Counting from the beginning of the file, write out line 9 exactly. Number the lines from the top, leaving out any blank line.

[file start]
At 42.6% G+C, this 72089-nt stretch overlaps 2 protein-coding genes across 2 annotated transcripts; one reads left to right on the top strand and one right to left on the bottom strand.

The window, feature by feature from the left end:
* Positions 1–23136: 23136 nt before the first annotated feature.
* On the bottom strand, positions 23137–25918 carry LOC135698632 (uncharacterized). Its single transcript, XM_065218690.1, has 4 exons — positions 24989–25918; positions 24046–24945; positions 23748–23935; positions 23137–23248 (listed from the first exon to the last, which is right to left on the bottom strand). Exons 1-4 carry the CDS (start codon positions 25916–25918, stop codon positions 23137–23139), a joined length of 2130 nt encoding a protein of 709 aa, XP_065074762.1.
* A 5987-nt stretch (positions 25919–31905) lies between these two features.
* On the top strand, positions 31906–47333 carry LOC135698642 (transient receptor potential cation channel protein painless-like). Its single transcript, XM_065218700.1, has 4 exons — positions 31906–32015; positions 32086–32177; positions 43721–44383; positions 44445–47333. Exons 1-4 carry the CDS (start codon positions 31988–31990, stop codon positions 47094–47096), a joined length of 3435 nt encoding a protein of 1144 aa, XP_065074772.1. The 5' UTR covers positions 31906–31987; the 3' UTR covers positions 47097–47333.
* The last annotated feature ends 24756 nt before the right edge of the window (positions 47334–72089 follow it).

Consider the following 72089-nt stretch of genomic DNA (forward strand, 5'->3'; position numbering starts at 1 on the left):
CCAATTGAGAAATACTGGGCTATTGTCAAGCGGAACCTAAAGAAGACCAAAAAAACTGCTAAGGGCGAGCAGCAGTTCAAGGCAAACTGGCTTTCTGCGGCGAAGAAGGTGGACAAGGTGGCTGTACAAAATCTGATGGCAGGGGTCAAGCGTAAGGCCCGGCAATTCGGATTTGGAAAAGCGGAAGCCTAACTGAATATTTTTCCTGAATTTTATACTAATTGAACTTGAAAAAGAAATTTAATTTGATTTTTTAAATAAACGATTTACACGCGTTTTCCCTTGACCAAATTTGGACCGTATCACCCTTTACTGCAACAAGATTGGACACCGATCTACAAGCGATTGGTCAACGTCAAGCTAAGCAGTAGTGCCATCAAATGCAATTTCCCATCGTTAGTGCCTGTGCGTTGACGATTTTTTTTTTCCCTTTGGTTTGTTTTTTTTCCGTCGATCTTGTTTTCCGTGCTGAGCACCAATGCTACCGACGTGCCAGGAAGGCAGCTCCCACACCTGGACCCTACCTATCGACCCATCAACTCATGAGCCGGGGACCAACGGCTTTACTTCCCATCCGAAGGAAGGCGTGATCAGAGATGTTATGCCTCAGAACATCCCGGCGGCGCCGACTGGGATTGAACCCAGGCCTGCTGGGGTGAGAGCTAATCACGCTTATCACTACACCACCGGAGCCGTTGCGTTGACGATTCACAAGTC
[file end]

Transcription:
CCAATTGAGAAATACTGGGCTATTGTCAAGCGGAACCTAAAGAAGACCAAAAAAACTGCTAAGGGCGAGCAGCAGTTCAAGGCAAACTGGCTTTCTGCGGCGAAGAAGGTGGACAAGGTGGCTGTACAAAATCTGATGGCAGGGGTCAAGCGTAAGGCCCGGCAATTCGGATTTGGAAAAGCGGAAGCCTAACTGAATATTTTTCCTGAATTTTATACTAATTGAACTTGAAAAAGAAATTTAATTTGATTTTTTAAATAAACGATTTACACGCGTTTTCCCTTGACCAAATTTGGACCGTATCACCCTTTACTGCAACAAGATTGGACACCGATCTACAAGCGATTGGTCAACGTCAAGCTAAGCAGTAGTGCCATCAAATGCAATTTCCCATCGTTAGTGCCTGTGCGTTGACGATTTTTTTTTTCCCTTTGGTTTGTTTTTTTTCCGTCGATCTTGTTTTCCGTGCTGAGCACCAATGCTACCGACGTGCCAGGAAGGCAGCTCCCACACCTGGACCCTACCTATCGACCCATCAACTCATGAGCCGGGGACCAACGGCTTTACTTCCCATCCGAAGGAAGGCGTGATCAGAGATGTTATGCCTCAGAACATCCCGGCGGCGCCGACTGGGATTGAACCCAGGCCTGCTGGGGTGAGAGCTAATCACGCTTATCACTACACCACCGGAGCCGTTGCGTTGACGATTCACAAGTC